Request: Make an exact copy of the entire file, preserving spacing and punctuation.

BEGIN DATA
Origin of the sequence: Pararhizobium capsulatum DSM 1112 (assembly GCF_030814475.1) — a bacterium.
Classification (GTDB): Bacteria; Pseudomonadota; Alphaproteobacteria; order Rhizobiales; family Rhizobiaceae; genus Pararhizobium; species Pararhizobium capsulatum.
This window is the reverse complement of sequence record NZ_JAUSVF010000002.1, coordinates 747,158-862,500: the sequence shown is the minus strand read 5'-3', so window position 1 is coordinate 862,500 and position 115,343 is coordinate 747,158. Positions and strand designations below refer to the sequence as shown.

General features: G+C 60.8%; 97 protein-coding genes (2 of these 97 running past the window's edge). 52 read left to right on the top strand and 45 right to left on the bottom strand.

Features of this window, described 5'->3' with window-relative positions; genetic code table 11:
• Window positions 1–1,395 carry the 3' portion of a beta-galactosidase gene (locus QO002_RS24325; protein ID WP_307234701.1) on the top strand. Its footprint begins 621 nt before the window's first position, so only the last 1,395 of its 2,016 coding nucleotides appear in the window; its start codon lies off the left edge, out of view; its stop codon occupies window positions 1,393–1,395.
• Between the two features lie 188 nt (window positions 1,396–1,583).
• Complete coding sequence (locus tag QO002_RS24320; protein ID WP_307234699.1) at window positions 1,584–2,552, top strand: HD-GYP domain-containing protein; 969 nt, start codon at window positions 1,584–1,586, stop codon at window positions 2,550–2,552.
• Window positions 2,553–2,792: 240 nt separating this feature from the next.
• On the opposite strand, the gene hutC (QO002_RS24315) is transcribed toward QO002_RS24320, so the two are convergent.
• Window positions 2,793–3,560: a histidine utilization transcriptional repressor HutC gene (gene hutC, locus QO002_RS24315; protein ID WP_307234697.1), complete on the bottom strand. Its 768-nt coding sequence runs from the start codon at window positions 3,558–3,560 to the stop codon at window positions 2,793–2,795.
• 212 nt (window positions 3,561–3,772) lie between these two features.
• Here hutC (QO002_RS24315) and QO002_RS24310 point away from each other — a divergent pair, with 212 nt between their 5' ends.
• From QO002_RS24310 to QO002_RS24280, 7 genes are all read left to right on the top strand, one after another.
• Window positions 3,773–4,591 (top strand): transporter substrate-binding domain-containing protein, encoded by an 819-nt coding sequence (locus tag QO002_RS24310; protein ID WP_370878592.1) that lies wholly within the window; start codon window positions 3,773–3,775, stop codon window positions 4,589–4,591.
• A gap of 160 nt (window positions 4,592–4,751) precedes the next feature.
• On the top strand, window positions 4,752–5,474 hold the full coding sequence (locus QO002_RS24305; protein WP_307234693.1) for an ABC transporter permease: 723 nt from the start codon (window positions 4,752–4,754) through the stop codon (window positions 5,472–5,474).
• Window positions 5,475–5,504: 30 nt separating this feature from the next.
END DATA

Origin of the sequence: Pararhizobium capsulatum DSM 1112 (assembly GCF_030814475.1) — a bacterium.
Classification (GTDB): Bacteria; Pseudomonadota; Alphaproteobacteria; order Rhizobiales; family Rhizobiaceae; genus Pararhizobium; species Pararhizobium capsulatum.
This window is the reverse complement of sequence record NZ_JAUSVF010000002.1, coordinates 747,158-862,500: the sequence shown is the minus strand read 5'-3', so window position 1 is coordinate 862,500 and position 115,343 is coordinate 747,158. Positions and strand designations below refer to the sequence as shown.

General features: G+C 60.8%; 97 protein-coding genes (2 of these 97 running past the window's edge). 52 read left to right on the top strand and 45 right to left on the bottom strand.

Features of this window, described 5'->3' with window-relative positions; genetic code table 11:
• Window positions 1–1,395 carry the 3' portion of a beta-galactosidase gene (locus QO002_RS24325; protein ID WP_307234701.1) on the top strand. Its footprint begins 621 nt before the window's first position, so only the last 1,395 of its 2,016 coding nucleotides appear in the window; its start codon lies off the left edge, out of view; its stop codon occupies window positions 1,393–1,395.
• Between the two features lie 188 nt (window positions 1,396–1,583).
• Complete coding sequence (locus tag QO002_RS24320; protein ID WP_307234699.1) at window positions 1,584–2,552, top strand: HD-GYP domain-containing protein; 969 nt, start codon at window positions 1,584–1,586, stop codon at window positions 2,550–2,552.
• Window positions 2,553–2,792: 240 nt separating this feature from the next.
• On the opposite strand, the gene hutC (QO002_RS24315) is transcribed toward QO002_RS24320, so the two are convergent.
• Window positions 2,793–3,560: a histidine utilization transcriptional repressor HutC gene (gene hutC, locus QO002_RS24315; protein ID WP_307234697.1), complete on the bottom strand. Its 768-nt coding sequence runs from the start codon at window positions 3,558–3,560 to the stop codon at window positions 2,793–2,795.
• 212 nt (window positions 3,561–3,772) lie between these two features.
• Here hutC (QO002_RS24315) and QO002_RS24310 point away from each other — a divergent pair, with 212 nt between their 5' ends.
• From QO002_RS24310 to QO002_RS24280, 7 genes are all read left to right on the top strand, one after another.
• Window positions 3,773–4,591 (top strand): transporter substrate-binding domain-containing protein, encoded by an 819-nt coding sequence (locus tag QO002_RS24310; protein ID WP_370878592.1) that lies wholly within the window; start codon window positions 3,773–3,775, stop codon window positions 4,589–4,591.
• A gap of 160 nt (window positions 4,592–4,751) precedes the next feature.
• On the top strand, window positions 4,752–5,474 hold the full coding sequence (locus QO002_RS24305; protein WP_307234693.1) for an ABC transporter permease: 723 nt from the start codon (window positions 4,752–4,754) through the stop codon (window positions 5,472–5,474).
• Window positions 5,475–5,504: 30 nt separating this feature from the next.